• Why We Should Never ‘Wait and See’ with Acute Dysphagia

Why We Should Never ‘Wait and See’ with Acute Dysphagia

Gastroenterologists found a frightening cause of dysphagia in a young woman, as Manon van der Vlugt et al. report in the August issue of Gastroenterology.

A previously healthy 36-year-old woman presented at a first aid department with a sore throat and acute dysphagia after ingestion of pasta with dried fish.

A general practitioner inspected the oral cavity, and seeing no abnormalities, sent her home. Five days later, she returned with ongoing and progressive dysphagia, retrosternal pain, and odynophagia. No abnormalities were found in the oral cavity, hypopharynx, or larynx.

Physical examination revealed no fever or other abnormalities. Diagnostic esophagogastroduodenoscopy was performed and showed an impacted structure in the distal esophagus (Figure A). The patient’s chest was evaluated by computed tomography, and the image (Figure B)  revealed a radiopaque structure in a thickened esophageal wall and a pleural fluid collection.

Based on these images, the patient was found to have bilateral perforation of the esophagus from a fish vertebra.

The tip of a fish bone’s costa perforated the wall and was only  2 mm from the left atrium. The other costa had perforated the right pleural cavity, and there was a small amount of fluid collection. No pneumomediastinum was seen.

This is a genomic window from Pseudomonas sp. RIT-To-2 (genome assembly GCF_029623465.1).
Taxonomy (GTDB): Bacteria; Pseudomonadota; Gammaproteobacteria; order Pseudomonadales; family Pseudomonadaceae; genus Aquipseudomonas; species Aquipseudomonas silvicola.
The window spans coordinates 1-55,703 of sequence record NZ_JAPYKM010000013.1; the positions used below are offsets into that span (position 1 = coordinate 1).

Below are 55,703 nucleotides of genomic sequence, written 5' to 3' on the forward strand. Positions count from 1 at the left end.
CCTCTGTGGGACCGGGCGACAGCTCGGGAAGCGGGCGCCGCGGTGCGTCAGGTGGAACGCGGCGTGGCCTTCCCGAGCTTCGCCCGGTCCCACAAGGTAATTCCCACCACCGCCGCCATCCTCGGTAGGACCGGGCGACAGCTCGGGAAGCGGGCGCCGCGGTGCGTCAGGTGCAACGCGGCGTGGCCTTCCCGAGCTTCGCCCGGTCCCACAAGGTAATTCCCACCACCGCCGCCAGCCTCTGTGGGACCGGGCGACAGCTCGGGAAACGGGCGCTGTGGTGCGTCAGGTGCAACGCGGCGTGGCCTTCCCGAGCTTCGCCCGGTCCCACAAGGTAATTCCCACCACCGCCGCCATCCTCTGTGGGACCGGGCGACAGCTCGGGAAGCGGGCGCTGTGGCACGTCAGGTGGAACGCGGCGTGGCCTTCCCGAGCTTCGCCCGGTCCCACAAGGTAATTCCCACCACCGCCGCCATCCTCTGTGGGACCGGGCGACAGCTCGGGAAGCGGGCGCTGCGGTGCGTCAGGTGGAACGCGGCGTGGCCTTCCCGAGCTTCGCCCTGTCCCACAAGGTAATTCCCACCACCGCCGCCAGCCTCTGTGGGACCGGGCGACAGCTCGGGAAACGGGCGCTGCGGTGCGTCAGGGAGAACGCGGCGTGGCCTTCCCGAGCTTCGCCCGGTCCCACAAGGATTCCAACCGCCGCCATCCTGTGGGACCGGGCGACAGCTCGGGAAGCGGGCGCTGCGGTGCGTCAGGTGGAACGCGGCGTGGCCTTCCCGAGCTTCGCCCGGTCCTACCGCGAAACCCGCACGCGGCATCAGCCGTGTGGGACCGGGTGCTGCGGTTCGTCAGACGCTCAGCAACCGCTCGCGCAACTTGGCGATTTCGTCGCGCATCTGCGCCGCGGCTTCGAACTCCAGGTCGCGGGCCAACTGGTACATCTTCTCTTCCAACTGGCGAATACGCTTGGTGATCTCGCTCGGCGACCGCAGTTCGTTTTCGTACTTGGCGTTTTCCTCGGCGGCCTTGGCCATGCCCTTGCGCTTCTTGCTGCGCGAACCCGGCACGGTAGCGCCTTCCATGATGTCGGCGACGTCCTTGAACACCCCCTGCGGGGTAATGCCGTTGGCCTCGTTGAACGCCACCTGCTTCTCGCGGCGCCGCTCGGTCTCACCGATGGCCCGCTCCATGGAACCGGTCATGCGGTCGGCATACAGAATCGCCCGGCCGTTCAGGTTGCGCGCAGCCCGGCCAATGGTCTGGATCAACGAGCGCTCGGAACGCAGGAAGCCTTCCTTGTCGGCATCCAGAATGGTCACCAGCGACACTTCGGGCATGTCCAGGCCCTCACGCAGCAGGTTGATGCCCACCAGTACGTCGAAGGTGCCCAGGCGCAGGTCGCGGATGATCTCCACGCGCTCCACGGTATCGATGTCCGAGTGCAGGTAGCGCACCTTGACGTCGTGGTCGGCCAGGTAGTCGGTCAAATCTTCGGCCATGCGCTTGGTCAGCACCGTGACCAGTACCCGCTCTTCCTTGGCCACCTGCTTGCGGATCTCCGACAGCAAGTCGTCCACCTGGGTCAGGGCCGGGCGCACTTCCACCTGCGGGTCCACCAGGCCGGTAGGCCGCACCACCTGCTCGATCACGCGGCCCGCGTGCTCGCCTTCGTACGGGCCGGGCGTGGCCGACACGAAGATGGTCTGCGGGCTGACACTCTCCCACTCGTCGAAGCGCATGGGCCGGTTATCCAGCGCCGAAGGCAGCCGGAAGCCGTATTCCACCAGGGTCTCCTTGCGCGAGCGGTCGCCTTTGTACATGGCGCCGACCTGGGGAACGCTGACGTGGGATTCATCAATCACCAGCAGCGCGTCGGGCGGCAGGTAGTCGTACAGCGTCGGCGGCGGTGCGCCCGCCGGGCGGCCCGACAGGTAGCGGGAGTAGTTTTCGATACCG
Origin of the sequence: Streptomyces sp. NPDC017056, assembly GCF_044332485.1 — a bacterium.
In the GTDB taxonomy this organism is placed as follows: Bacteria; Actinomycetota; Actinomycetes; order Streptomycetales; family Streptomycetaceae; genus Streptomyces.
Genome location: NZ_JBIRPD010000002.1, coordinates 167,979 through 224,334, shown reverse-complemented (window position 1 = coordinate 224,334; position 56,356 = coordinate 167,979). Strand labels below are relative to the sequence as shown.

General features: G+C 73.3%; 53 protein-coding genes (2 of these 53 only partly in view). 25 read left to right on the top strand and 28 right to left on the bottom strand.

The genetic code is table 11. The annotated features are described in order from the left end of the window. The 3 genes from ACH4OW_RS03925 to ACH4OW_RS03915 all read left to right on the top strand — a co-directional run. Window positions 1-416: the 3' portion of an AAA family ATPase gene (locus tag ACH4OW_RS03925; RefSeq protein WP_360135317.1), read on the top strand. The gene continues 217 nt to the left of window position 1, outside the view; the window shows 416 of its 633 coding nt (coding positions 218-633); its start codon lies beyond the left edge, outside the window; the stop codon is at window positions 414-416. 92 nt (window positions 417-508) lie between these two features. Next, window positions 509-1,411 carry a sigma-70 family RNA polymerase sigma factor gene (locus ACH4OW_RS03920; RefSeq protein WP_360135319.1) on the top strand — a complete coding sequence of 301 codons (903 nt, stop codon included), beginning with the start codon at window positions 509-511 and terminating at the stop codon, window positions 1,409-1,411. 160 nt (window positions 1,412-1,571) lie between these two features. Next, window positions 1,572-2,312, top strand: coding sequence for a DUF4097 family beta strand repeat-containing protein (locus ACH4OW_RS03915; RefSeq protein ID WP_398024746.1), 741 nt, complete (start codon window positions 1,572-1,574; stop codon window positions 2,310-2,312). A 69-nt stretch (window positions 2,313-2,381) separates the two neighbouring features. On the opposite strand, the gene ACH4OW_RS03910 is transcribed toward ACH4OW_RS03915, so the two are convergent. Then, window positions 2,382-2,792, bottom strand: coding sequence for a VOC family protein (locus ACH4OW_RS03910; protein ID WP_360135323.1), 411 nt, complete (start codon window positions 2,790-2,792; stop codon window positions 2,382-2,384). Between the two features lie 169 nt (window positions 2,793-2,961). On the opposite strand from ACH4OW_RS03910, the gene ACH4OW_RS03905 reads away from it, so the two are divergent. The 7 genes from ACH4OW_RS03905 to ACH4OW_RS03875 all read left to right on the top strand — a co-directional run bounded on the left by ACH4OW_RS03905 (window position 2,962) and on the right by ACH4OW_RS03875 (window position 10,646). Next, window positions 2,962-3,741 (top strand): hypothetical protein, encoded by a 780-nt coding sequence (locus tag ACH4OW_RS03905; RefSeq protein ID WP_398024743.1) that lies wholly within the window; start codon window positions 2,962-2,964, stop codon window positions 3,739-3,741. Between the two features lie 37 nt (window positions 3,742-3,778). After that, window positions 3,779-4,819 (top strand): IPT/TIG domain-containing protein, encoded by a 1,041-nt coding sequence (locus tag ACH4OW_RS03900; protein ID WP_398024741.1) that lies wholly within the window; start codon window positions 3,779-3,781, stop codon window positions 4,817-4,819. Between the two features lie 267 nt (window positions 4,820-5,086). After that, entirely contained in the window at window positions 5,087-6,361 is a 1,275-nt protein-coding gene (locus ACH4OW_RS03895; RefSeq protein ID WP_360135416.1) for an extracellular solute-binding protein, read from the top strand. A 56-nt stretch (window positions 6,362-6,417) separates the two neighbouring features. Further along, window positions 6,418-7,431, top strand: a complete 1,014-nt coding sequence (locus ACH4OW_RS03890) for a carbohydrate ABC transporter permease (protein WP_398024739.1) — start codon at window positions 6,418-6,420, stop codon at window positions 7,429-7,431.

van der Vlugt et al. were concerned because perforation of the esophagus is one of the most serious complications of the digestive tract.

The authors removed the bone via endoscopy, with the cardiac surgical team on standby because of the bone’s close relation to the left atrium. The structure was rigid; its removal required cutting with an endoscopic scissor until 1 of the costovertebral joints became flexible. Then, the other costa could be flexed into the lumen while the vertebral body was pushed distally.

The structure was extracted and found to be 3.3 cm long. After the bone was removed, 2 small bilateral ulcers were observed, with no clear defects. The patient was given broad-spectrum antibiotics and placed on gastrointestinal rest. A contrast radiograph taken 1 day later showed no leakage. The patient was discharged 1 week later in good clinical condition.

van der Vlugt et al. conclude that acute dysphagia should never be approached with a wait-and-see policy. However, they state that bilateral esophagus perforation can be treated conservatively.